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C.A.: Ex-Couple’s Date of Separation Determined by Subjective Intent


From the Metroplitan News:

In re Marriage of Manfer, G037269.

The date of a couple’s legal separation is determined using a subjective intent rather than a public perception standard, the Fourth District Court of Appeal has ruled.

Div. Three on Thursday reversed an order by retired San Diego Superior Court Judge Thomas R. Murphy, sitting by assignment in Orange Superior Court, who deferred a privately separated couple’s legal separation date based on an “objective test.”

Murphy’s focus on the couple’s public persona was misdirected, the court held, because the question was what the parties’ subjective intent was and not what society at large would have perceived.

The couple, Samuel and Maureen Manfer, wed in 1973 and broke marital ties with each other following a quarrel shortly after their 31st wedding anniversary. The split was mutual, he moving out of the family residence and into a previously leased apartment, and she resolving that the marriage was over.

Out of concern for their three daughters, however, the two agreed to hide their split from family and friends until after the year-end holidays passed. Although they did not have sexual relations with each other, commingle their funds or support each other in the interim, they kept up appearances by engaging in sporadic social contacts and taking trips together occasionally.

They finally told their daughters and friends in early 2005 that they were not living together.

The husband filed for divorce in April alleging a March 15, 2005 date of separation, and the wife contended the separation date had been nine months earlier on July 1, 2004.

After a two-day hearing, Murphy concluded “the [parties’] private conduct evidence a final and complete break in their marital relationship in June of 2004,” but set the date of separation as March 15 based expressly on an “outsider’s viewpoint” standard.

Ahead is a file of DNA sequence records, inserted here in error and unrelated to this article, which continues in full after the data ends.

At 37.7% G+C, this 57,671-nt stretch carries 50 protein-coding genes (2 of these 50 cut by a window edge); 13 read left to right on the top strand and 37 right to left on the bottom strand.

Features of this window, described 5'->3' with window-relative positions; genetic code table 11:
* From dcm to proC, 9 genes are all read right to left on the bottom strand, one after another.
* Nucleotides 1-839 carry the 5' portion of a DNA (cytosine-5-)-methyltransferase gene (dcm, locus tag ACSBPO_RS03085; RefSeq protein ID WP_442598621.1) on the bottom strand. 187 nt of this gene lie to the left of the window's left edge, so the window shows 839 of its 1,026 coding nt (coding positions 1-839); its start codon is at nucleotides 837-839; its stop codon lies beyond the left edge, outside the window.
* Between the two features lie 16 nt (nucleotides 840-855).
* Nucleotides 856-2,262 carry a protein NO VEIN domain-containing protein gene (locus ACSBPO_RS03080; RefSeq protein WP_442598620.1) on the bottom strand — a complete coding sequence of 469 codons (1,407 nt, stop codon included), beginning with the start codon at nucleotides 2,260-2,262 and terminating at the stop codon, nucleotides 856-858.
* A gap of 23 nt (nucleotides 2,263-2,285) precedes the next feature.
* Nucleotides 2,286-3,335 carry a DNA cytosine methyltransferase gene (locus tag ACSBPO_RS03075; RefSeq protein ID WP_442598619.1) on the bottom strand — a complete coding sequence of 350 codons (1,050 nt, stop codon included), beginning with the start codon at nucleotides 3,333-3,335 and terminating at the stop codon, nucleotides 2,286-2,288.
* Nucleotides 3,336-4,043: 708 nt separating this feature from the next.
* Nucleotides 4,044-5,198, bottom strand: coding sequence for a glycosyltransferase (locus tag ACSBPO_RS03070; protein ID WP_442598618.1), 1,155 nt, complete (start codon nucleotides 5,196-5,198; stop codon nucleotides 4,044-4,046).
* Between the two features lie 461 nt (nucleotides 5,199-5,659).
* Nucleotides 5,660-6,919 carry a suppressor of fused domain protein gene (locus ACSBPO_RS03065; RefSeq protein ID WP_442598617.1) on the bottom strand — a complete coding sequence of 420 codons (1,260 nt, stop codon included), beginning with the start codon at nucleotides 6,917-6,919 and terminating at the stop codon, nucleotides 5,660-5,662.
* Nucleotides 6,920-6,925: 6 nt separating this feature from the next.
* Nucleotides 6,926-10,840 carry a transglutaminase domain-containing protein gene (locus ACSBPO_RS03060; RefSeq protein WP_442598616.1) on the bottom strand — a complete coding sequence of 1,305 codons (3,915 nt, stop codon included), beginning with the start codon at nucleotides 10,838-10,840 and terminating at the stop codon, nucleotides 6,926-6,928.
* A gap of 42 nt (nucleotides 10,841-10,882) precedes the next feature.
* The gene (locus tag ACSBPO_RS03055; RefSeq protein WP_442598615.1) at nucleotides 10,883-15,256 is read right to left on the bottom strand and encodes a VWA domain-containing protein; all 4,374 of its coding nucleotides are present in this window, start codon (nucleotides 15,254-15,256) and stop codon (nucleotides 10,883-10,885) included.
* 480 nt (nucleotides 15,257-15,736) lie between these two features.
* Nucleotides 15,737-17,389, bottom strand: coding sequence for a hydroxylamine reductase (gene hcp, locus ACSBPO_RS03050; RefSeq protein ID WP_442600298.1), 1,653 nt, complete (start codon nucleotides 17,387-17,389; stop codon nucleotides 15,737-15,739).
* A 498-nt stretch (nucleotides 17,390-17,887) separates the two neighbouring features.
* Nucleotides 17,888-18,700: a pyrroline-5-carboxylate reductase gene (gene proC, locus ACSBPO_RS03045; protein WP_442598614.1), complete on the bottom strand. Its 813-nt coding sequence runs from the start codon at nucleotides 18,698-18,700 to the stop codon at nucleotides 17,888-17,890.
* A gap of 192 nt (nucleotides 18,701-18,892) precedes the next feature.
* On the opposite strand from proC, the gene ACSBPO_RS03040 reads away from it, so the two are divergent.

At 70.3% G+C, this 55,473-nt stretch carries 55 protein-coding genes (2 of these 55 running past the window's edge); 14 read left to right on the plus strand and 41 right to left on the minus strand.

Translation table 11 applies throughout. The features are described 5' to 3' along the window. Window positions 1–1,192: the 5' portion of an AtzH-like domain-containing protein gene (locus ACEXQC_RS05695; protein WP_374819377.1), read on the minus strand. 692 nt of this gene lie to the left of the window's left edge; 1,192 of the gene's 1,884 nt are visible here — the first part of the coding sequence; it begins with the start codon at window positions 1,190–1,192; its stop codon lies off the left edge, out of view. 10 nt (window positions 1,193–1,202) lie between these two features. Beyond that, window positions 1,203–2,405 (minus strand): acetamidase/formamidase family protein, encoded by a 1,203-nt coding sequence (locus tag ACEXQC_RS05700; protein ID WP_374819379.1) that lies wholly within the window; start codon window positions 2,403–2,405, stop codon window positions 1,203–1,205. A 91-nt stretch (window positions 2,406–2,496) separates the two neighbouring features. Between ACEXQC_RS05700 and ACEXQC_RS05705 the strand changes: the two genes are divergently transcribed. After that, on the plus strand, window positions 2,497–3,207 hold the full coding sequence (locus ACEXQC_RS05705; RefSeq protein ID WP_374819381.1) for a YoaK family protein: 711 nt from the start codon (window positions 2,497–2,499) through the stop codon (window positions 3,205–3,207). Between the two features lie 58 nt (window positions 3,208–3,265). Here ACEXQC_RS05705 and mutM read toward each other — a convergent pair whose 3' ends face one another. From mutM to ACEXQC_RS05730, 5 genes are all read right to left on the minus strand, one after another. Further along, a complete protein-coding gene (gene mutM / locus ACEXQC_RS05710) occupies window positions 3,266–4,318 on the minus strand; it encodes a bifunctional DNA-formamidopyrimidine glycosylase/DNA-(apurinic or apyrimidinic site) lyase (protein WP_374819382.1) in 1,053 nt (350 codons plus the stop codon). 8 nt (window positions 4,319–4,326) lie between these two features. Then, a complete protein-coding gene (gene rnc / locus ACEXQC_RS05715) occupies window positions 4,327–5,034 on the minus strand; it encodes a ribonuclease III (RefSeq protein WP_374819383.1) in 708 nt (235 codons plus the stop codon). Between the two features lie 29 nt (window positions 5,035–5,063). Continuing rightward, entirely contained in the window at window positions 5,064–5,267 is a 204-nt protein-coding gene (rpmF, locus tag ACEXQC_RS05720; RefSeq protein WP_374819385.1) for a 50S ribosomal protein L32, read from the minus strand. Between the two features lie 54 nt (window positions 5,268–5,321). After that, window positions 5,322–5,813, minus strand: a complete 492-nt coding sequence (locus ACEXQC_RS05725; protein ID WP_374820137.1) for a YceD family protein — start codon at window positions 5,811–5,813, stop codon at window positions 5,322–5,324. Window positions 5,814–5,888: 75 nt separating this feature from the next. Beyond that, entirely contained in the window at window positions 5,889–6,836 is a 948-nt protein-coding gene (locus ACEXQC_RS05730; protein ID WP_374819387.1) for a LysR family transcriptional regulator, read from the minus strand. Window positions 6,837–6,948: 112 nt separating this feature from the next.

The wife, whose annual income of over $1 million made the parties’ incomes significantly disparate, appealed the characterization of the property as community property during the disputed period. With the earlier separation date, she would be entitled to keep potentially several thousands of dollars that would otherwise go to the community.

Relying on In re Marriage of Baragry (1977) 73 Cal.App.3d 444, the husband argued that the couple did not officially part ways until after their rift became public.

In Baragry, the husband had moved out of the family residence, into an apartment with his girlfriend, and split time between her and his wife for four years before filing for divorce.

Though he did not sleep at the family residence, he ate dinner at home with his wife almost every night and otherwise openly maintained continuous and frequent contacts with his wife and children. He preserved the façade of marriage by, among other charades, continuing to file joint income taxes. She continued to perform domestic services for him.

The court rejected the husband’s attempt to set the separation date on the day he moved in with his girlfriend.

Justice Raymond J. Ikola, writing for the Court of Appeal, said Baragry bore no resemblance to the Manfers’ case:

“Samuel and Maureen essentially disentangled their lives in all respects, save occasional social engagements, to carry out their mutual agreement to keep their separation secret so as not to spoil the holidays for their daughters and friends, whereas in Baragry, wife, unaware of her husband’s decision never to return, dutifully did his laundry and cooked his meals for four years! Enough said.”

Murphy had placed a single-minded and speculative concern on how things might have looked to outsiders, the justice wrote.

“There was no evidence at all on the issue of what an outsider might have believed, and we could as easily speculate that all of the couple’s friends and family knew they were witnessing a charade when the couple interacted on social occasions and trips, but were too polite or embarrassed to bring up the subject preemptively,” he noted.

On remand, Ikola said, the trial judge must pick a specific date based on the record that could be as early as the July 1, 2004 date alleged by Maureen Manfer.


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